The IKEA phase out of incandescent light bulbs is just one of many sustainable initiatives that IKEA has taken. The recent IKEA Sustainability Report clearly outlines many other programs and actions that IKEA has and will take to lessen the company’s impact on the environment and be a responsible global citizen.
Clearly, Thomas Edison’s incandescent light bulb discovery was a landmark 19th century invention. But times have changed. New discoveries prevail. And everyday sustainability practices are important to IKEA customers. People are questioning old habits and creating new lifestyles with a charge to be environmentally responsible - everyday in some simple way. Notably, it’s a never ending job!
IKEA, the world’s leading home furnishings company, was founded in 1943 in Sweden. Since then, IKEA has offered home furnishings and accessories of great design and quality with functional living solutions at everyday low prices. Currently there are more than 300 IKEA stores in 37 countries, including 49 in North America (11 in Canada; 37 in the US; 1 in the Dominican Republic). IKEA has six distribution centers in North America, with a manufacturing facility in Danville, VA. IKEA has been named to Business Week’s List of The Best Global Brands (August 7, 2006) for four consecutive years and Business Week’s List of the Top 2009 Twenty Best Companies for Leadership (February 2010). Additionally, IKEA has been listed on Working Mother magazine’s annual list of the “100 Best Companies for Working Mothers” for four consecutive years. IKEA was also listed in March 2007, on Fast Company’s Fast 50, for its environmentally responsible products, as well as for five consecutive years in Training magazine’s annual list of top companies that excel at human capital development. TIME Magazine (May 2009) listed IKEA as one of the top 8 most global eco conscious companies. IKEA incorporates environmentally friendly efforts into day-to-day business and continuously supports initiatives that benefit causes such as children and the environment including UNICEF, Save the Children and American Forests. To visit the IKEA Web site, please go to www.IKEA-usa.com and also learn more about IKEA environmental and social responsibility actions and programs. Also visit www.Facebook.com/IKEAUSA.
*IKEA follows all safety standards for disposing of CFL bulb materials. CFLs disposed at IKEA recycle bins are taken by approved CFL recyclers, who are experts in recycling CFLs and other processes as well. When a recycler picks up the recycled materials at IKEA, they separate the glass and plastic (ballast part) of the CFL.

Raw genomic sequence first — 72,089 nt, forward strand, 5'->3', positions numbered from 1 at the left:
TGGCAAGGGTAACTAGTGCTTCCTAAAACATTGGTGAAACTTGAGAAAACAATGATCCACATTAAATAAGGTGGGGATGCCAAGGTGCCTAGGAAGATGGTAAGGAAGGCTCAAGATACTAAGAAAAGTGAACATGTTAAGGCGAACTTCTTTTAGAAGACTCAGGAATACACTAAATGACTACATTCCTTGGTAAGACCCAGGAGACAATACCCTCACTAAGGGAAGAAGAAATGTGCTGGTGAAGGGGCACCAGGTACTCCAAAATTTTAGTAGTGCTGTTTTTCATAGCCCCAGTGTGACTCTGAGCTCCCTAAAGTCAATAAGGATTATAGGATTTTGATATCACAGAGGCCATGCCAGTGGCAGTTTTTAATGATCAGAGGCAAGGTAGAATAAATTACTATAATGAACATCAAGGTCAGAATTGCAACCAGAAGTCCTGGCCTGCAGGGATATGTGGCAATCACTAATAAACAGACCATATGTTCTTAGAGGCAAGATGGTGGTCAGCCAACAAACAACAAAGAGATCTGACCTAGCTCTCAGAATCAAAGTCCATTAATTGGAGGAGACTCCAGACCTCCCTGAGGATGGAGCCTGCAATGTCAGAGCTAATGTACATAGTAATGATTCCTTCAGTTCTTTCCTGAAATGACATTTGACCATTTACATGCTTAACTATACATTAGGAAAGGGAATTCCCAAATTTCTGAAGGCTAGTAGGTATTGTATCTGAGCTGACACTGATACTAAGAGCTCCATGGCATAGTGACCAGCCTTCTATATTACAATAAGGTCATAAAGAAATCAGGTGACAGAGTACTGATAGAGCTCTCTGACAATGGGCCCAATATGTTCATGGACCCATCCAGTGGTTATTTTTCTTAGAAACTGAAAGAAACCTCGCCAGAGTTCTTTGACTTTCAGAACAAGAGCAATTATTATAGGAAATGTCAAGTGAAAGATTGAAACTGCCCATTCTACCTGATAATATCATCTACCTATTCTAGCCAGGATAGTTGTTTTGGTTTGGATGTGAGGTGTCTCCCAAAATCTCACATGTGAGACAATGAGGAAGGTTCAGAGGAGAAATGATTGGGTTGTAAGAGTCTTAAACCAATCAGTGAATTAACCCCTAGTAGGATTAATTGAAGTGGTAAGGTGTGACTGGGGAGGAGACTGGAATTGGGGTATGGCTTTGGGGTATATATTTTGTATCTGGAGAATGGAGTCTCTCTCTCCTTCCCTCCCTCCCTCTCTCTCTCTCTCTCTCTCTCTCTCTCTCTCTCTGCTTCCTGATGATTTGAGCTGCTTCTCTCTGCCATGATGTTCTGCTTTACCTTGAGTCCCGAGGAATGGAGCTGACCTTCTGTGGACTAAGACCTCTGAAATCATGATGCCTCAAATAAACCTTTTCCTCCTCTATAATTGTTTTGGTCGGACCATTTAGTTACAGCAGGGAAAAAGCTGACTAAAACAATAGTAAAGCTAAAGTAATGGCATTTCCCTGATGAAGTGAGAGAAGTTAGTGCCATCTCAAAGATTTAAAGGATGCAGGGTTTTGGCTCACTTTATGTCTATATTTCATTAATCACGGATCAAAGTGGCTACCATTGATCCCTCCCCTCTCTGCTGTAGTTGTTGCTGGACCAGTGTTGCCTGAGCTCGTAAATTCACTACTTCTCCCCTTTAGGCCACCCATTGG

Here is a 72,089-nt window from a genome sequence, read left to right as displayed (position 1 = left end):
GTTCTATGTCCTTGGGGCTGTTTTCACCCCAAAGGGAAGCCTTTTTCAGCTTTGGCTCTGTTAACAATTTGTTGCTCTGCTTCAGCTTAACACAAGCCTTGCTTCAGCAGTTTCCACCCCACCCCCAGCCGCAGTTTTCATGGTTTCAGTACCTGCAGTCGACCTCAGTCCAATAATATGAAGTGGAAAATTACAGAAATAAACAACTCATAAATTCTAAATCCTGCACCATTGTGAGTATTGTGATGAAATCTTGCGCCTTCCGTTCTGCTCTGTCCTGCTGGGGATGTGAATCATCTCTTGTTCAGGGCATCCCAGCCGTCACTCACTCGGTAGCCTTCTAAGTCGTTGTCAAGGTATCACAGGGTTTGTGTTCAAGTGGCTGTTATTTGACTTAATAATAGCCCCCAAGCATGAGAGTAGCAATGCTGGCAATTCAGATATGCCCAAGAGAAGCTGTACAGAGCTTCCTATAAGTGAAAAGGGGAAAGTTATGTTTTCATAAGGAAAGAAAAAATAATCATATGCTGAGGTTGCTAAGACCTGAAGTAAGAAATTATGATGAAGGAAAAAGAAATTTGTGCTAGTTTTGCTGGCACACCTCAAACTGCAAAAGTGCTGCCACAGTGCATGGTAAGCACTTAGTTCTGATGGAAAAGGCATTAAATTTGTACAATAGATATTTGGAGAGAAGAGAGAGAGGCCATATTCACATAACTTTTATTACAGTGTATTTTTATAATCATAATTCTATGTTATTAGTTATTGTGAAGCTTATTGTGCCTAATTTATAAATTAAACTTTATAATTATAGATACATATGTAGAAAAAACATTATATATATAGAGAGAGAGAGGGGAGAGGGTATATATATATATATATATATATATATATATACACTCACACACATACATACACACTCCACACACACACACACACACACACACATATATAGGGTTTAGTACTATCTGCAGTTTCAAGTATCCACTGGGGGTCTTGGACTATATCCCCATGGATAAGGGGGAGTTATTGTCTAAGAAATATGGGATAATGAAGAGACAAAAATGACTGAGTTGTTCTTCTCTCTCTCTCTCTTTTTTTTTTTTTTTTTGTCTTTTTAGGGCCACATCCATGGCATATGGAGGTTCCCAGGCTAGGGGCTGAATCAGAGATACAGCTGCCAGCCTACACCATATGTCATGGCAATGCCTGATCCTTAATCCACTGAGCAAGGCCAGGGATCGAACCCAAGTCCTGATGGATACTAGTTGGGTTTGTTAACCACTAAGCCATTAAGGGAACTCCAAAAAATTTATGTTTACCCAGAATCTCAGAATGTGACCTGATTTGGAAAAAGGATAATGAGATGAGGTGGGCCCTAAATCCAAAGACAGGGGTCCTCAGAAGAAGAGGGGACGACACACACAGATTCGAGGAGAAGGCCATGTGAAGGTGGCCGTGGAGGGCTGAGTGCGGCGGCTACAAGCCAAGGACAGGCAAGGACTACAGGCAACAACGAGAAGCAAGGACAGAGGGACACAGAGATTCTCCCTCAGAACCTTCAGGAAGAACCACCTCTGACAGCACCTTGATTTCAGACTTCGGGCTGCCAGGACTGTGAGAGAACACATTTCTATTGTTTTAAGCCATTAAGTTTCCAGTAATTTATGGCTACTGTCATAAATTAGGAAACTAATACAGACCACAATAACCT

Energy Saving Bulbs Questions and Answers
1. Q: Why should I use energy-savings bulbs (CFLs)?
A: Energy saving bulbs lower the use of energy and greenhouse gas emissions. This contributes to reducing the overall negative impact on the environment and will save you money.
2. Q: What are different types of energy-saving bulbs?
A: CFLs (compact fluorescent lights). CFL bulbs produce more light per watt than a standard incandescent lamp, saving energy. Using a CFL decreases energy consumption up to 80% compared to incandescent bulbs and helps reduce the amount of harmful greenhouse gases.
They save $30 or more in costs over each bulbs lifetime. CFLs also last up to 6-10 times longer (6,000 – 10,000 hours) providing even greater cost savings to consumers, since they do not need to be replaced as often.
CFLs also generate 70 percent less heat, so they are safer to operate and can cut energy costs associated with home cooling. CFLs produce no sound and fall within a warm color range. They are available in different sizes and shapes to fit almost any fixture, either indoors or outdoors.
Halogen Bulbs produce more light per watt than incandescent bulbs, decreasing
the energy consumption up to 30%. They will last 2 to 4 times longer (2,000 or more hours) than incandescent bulbs. They emit a bright white light and are dimmable which can save even more energy.
LED Lights (light emitting diodes) also produce more light per watt compared to an
incandescent bulb, decreasing energy consumption up to 70%. They will last 20-50 times
longer (20,000 – 50,000 hours) than incandescent bulbs. They do not get hot as compared to incandescent or halogen bulbs and they do not contain heavy metal.
3. Q: What should I know about CFL bulbs in comparison to incandescent bulbs?
A: CFLs use at least two-thirds less energy than standard incandescent bulbs to provide
the same amount of light, and last up to ten times longer: 10,000 vs. 1,000 hours. They save $30 or more in energy costs over each bulbs lifetime. CFLs also generate 70 percent less heat, so they are safer to operate and can cut energy costs associated with home cooling. CFLs produce no sound and fall within a warm color range. They are available in different sizes and shapes to fit almost any fixture, either indoors or outdoors.